Gum disease is a bacterial infection that causes inflammation in the gums and bone surrounding the teeth. The resulting inflammation causes bone loss and eventually, tooth loss, and it can contribute to other health problems. Once a patient has been diagnosed with gum disease (periodontal disease), prompt treatment is necessary to address the condition. Most…
What Are the Warning Signs of Periodontal Disease?
Are you wondering if you have periodontal disease, more commonly known as gum disease? It is essential for you to know the warning signs of this common dental issue. This way, you will have a better chance of addressing the issue without needing excessive dental treatment.
When gum disease is addressed in its beginning stages, it is much easier to treat. When gum disease is ignored, which is common because many people do not know its signs, more severe forms of dental treatment are necessary, e.g., deep cleaning.
There are four different stages of periodontal disease. The first stage is gingivitis, the second is slight periodontal disease, the third is moderate periodontal disease, and the fourth and last stage is advanced periodontal disease. Treating the first stage requires professional dental cleaning and improved at-home oral care. The second and third stages are treated using a more in-depth dental cleaning process known as scaling and planing. The fourth stage of periodontal disease is treated using surgical processes specifically made to clean deep bacteria-filled pockets.
Warning signs of periodontal disease
The following is a list of common warning signs of periodontal disease.
Gum swelling and inflammation
Swollen, inflamed, sensitive, and red gums indicate gum disease. These signs are specifically due to the buildup of bacteria that causes plaque and eventually tartar, which releases toxins in the mouth.
If the gums bleed when brushing, flossing, or eating, this is one of the most common warning signs of gum disease. While bleeding every once in a while may be expected, excessive or repetitive bleeding is an indicator of gum disease.
Too much bacteria buildup creates chronic bad breath, which is also combined with an overall unpleasant taste in the mouth.
Loose teeth are a common sign of gum disease because the disease attacks the bones in the mouth that hold the teeth securely in place.
Frequently asked questions about periodontal disease
Let us take a look at commonly asked questions regarding periodontal disease.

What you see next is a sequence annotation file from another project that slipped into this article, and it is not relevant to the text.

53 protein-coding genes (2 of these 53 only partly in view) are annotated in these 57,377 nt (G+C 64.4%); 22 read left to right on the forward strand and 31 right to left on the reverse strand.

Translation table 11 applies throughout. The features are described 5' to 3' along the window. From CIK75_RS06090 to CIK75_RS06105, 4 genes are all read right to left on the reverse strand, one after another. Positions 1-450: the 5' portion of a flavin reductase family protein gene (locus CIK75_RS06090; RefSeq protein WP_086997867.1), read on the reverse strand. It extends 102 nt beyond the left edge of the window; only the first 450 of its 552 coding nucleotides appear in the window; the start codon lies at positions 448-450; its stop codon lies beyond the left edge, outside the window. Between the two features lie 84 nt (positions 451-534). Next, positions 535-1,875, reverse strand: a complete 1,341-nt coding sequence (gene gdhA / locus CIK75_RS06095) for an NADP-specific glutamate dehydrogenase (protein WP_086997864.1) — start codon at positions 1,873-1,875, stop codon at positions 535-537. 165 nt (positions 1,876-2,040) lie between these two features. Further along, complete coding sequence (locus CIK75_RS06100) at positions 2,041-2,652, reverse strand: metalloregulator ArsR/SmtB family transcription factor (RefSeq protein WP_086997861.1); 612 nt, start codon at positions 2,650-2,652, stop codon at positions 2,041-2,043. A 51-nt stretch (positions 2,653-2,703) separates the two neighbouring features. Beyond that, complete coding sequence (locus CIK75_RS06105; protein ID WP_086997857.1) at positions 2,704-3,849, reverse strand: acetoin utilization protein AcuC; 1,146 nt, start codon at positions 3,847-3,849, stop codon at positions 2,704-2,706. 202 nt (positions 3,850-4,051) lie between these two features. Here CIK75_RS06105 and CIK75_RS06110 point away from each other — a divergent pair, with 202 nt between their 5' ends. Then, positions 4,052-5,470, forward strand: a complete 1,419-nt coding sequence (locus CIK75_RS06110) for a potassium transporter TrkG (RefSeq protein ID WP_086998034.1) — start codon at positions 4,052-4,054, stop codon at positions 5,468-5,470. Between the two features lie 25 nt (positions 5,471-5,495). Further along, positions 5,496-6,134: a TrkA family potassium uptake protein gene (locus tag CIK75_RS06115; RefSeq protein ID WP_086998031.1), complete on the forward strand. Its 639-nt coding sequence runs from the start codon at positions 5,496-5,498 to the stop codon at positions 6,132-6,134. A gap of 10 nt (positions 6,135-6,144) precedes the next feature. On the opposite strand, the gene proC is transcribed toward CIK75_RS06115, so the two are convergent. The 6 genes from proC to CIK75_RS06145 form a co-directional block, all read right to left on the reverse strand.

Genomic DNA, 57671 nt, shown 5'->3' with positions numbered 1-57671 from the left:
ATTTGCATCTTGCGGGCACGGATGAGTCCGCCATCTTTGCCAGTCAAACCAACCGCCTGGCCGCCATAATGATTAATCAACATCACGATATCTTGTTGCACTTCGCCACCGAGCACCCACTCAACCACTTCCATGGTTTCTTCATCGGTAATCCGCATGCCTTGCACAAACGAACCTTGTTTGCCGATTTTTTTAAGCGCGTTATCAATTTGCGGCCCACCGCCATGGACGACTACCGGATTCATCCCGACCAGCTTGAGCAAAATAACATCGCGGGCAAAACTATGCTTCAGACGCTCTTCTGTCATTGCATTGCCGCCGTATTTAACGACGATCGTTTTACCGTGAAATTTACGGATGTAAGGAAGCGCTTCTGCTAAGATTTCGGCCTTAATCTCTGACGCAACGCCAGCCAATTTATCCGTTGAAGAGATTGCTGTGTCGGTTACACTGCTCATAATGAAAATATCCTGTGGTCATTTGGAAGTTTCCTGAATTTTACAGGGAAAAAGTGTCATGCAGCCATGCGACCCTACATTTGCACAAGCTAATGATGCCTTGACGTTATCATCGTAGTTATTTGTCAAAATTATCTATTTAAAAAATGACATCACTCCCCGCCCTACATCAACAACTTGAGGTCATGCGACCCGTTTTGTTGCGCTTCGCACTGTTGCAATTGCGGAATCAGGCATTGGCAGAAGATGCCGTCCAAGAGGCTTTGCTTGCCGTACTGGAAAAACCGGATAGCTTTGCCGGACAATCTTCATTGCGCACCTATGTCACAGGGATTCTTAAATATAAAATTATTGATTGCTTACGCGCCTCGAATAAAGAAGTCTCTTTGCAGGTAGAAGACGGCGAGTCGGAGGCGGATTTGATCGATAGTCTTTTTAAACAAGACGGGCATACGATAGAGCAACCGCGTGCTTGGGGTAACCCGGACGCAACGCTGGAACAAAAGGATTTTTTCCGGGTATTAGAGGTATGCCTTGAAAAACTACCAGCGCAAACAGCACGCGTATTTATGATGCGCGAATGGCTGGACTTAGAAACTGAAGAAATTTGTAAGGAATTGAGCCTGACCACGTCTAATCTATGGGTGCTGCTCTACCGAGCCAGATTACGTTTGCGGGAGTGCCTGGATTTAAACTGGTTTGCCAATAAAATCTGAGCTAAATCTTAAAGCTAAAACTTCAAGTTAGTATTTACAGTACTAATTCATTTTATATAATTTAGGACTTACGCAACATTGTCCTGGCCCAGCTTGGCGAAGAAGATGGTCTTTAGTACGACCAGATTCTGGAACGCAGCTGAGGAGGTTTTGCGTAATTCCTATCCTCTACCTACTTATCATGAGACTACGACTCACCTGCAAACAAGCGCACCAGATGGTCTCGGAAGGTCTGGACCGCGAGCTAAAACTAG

What is periodontal disease?
Periodontal disease is a term used to refer to various inflammatory conditions of the gums. The most widespread form of periodontal disease is gingivitis, which affects the gums. If left unaddressed, gingivitis can progress to periodontitis, a more severe condition that can damage the bones and connective tissues that support teeth.
What are the symptoms of periodontal disease?
The most typical indication of gum disease is bleeding gums. Other symptoms may include red, swollen, or tender gums; gums that pull away from the teeth; bad breath; and loose teeth.
What causes periodontal disease?
The leading cause of periodontal disease is plaque, a sticky film of bacteria that constantly forms on the teeth. If plaque is not eliminated, it can harden into calculus (tartar). Tartar can only be taken off by a dental professional. Plaque and tartar irritate the gums, causing them to become inflamed. The inflammation can eventually lead to periodontitis.
How is periodontal disease diagnosed?
Periodontal disease is typically diagnosed during a dental exam. The dentist or dental hygienist will measure the depth of the spaces between the patient's gum tissue and their teeth (called “pockets”) to see if they have deepened over time. They may also use X-rays to look for signs of bone loss.
How is periodontal disease treated?
The treatment of periodontal disease depends on the severity of the condition. In its early stages, gingivitis can be reversed with good oral hygiene and regular professional cleanings. More advanced stages of periodontitis may require more extensive treatments, such as scaling and root planing (a deep cleaning), antibiotics, and surgery.
Can periodontal disease be prevented?
Yes, the best way to prevent periodontal disease is to practice good daily oral hygiene. This includes brushing the teeth twice daily, flossing daily, and regularly visiting the dentist for professional cleanings and checkups.
Need to be checked for periodontal disease?
If you think that you currently have periodontal disease, your next step is to make a consultation appointment with an experienced dentist for a thorough evaluation of your mouth. The dentist can let you know the current state of your mouth's health, including whether you do indeed have gum disease.
If you receive a gum disease diagnosis, you will be told which stage of the disease it is, as well as the treatment option that will be necessary to restore your oral health. Know that if you are in the beginning stages of gum disease, it will be much easier to treat. This is why we encourage you to make an appointment as soon as possible.
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